Police stress Operation Yeehaw sends "clear message" to Harrogate street drinkers
North Yorkshire Police have said its new operation to tackle Harrogate's street drinkers sends a clear message that their behaviour will not be tolerated.
Police launched “Operation Yeehaw” in November to combat the re-emergence of the town’s street drinking problem and threatening behaviour from groups gathering near Wesley Chapel.
The partnership operation includes high-visibility police patrols and sees officers and PCSOs enforcing Harrogate’s Public Spaces Protection Order (PSPO) when needed.
In the two weeks after the operation launched on November 7, there have been five arrests for a range of offences with 18 people challenged for street drinking.
Inspector Penny Taylor, of Harrogate Neighbourhood Policing Team, said: “It is clear that the message is getting through to those who commit crime and anti-social behaviour in our town centre, that their behaviour will not be tolerated.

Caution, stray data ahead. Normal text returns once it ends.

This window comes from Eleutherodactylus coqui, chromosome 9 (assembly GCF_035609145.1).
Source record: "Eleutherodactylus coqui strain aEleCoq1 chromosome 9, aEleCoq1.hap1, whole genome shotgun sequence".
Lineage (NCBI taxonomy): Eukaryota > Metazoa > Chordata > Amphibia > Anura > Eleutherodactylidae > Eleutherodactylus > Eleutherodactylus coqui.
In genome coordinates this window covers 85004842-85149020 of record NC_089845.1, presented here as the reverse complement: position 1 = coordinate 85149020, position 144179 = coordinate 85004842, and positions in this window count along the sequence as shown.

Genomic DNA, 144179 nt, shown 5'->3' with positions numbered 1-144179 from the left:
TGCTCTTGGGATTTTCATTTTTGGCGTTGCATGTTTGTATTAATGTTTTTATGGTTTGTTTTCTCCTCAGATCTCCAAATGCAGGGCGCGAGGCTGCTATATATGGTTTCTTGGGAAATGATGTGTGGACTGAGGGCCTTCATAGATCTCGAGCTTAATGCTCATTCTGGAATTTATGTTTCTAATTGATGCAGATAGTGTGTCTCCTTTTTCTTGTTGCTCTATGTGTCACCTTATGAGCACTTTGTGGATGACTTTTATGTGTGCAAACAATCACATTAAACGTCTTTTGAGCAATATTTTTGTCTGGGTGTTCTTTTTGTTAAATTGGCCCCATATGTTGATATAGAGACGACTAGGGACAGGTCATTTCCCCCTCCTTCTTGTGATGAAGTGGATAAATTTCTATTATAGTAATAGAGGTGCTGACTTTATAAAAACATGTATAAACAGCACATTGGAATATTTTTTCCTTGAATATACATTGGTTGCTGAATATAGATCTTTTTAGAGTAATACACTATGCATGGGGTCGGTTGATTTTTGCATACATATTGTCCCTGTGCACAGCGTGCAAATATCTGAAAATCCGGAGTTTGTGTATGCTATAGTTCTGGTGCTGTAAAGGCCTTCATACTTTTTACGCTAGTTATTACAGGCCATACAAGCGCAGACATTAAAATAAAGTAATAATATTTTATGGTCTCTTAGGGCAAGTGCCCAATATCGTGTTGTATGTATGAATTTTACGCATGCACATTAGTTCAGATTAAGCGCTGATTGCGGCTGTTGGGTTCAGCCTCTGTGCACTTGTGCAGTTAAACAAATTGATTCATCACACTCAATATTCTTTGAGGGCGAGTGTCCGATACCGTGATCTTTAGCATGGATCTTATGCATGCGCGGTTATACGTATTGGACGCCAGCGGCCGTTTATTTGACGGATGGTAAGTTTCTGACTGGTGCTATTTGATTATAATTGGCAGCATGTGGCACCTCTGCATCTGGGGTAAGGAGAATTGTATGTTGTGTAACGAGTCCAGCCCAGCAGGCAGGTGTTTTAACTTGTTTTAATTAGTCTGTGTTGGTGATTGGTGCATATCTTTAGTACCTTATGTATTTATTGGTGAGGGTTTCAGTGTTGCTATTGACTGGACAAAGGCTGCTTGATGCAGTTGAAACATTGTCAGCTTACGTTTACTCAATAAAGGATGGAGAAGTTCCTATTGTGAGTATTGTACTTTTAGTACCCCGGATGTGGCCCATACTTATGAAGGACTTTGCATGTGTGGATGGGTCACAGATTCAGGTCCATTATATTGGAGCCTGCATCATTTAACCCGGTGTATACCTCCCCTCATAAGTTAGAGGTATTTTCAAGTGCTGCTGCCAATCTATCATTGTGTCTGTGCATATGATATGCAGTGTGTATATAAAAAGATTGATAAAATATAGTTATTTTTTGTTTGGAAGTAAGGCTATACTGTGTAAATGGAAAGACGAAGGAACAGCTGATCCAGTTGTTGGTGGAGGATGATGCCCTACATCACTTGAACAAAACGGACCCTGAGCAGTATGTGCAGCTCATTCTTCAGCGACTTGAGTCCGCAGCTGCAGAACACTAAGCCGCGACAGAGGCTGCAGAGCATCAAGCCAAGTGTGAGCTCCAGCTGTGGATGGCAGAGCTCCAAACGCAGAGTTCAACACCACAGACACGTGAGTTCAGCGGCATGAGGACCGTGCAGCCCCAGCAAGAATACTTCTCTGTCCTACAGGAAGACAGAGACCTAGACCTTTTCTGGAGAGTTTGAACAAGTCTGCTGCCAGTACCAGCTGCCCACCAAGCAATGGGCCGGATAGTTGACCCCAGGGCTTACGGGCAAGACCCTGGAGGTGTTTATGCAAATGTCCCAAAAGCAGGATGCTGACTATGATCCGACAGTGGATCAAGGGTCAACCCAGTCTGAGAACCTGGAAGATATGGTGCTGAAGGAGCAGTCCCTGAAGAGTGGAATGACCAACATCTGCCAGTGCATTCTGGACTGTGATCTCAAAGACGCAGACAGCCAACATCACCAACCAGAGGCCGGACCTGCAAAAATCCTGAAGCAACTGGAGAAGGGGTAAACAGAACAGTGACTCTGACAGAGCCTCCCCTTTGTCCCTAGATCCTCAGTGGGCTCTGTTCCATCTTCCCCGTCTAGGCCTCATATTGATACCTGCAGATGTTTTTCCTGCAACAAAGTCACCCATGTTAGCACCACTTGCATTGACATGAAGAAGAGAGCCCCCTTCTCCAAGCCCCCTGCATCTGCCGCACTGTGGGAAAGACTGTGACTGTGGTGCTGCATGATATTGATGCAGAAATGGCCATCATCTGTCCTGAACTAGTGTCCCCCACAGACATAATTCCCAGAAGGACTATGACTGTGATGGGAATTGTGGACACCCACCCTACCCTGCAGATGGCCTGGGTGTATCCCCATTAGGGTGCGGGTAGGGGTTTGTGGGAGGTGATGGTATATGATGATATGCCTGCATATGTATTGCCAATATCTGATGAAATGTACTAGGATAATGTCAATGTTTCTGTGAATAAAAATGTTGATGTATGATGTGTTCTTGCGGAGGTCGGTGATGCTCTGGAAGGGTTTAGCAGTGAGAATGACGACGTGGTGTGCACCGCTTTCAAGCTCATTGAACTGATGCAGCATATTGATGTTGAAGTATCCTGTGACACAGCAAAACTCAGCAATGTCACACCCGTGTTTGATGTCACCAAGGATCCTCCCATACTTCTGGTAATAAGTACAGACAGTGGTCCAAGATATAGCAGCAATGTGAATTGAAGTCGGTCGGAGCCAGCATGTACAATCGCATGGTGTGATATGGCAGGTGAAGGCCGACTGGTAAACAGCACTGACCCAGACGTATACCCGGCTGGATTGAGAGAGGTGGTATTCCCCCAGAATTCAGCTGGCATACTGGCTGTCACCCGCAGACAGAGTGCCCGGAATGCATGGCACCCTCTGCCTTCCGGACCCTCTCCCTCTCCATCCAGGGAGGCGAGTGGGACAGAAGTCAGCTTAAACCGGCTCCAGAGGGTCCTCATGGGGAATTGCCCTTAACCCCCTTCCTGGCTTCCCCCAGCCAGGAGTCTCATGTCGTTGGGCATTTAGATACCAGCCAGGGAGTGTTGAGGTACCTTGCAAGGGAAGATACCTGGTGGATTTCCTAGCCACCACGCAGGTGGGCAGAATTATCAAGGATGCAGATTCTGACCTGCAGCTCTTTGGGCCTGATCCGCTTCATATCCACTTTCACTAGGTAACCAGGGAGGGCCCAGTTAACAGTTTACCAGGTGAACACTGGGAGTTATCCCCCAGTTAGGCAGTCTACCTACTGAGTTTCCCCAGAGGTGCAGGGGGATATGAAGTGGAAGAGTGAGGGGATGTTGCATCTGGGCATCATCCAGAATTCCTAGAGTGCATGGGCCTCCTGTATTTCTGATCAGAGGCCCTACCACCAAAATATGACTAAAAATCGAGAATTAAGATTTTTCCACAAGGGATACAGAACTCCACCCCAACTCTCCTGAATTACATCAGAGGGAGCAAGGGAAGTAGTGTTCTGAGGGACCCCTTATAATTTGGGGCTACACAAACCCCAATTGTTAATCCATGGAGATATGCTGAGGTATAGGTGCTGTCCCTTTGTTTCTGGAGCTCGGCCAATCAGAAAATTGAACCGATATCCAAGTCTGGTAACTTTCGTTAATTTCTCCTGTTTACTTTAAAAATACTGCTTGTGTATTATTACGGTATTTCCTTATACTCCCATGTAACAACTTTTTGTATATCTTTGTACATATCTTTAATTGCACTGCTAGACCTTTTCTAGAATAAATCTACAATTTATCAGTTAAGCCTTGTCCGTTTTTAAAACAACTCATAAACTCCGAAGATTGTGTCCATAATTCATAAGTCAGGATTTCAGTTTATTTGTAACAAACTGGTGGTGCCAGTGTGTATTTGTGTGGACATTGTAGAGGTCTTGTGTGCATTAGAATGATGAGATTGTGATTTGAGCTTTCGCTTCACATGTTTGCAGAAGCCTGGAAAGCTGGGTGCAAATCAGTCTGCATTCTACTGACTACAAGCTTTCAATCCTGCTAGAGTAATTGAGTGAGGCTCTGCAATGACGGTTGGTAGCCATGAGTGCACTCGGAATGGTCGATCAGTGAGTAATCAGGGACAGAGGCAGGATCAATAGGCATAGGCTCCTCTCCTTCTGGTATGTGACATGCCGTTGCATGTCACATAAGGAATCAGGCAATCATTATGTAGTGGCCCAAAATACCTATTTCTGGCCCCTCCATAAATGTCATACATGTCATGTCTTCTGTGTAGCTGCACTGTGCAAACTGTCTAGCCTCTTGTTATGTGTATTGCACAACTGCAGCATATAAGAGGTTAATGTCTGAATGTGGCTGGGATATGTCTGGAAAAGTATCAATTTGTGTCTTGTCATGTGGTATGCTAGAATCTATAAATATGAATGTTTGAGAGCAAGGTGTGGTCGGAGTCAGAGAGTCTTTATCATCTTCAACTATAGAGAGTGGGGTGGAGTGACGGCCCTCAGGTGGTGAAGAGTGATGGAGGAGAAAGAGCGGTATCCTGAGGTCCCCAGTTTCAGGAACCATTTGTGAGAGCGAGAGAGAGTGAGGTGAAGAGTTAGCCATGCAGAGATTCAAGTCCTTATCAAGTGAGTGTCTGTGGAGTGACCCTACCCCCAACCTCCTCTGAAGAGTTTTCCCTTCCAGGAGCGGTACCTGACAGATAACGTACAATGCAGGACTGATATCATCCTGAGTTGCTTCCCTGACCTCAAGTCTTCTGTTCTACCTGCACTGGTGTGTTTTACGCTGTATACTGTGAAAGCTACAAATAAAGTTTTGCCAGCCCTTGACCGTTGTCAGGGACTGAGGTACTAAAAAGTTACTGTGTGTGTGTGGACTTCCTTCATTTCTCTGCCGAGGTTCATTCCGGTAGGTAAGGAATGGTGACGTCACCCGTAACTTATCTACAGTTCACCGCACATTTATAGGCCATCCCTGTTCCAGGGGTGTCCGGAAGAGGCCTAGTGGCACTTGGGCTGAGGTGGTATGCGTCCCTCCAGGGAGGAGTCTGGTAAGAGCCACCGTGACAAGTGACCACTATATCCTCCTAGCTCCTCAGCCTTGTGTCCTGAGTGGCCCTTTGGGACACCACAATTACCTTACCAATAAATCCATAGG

“We are getting very positive feedback from residents and I’d like to thank them for supporting this operation.
“I would also urge them to continue to call us with reports of crime and anti-social behaviour, via 101 or 999 in an emergency, so we can maintain this positive action.
“The operation will carry on into December, so we can continue to keep anti-social behaviour to a minimum and ensure the community feels safe.”
Superintendent Paula Booth said that the partnership hub was essential for preventing Anti Social Behaviour incidents and understanding the reasons behind it.
She said: “We can’t do it on our own you can’t guarantee police are there 24/7 to see what else is happening.
“But if we have partners working with us and special constables and members of the community then that massively increases our ability to deal with it.
“We have a hub an say people call the police, we can then establish that there’s a trend and an issue.
“After officers have gone and spoken to the individuals it’s then a case of trying to look at the problem in its entirety.”
Supt Booth said the responses can include looking at enforcement as well as issues over licensing, homelessness, alcohol and young people in order to come up with a joint plan.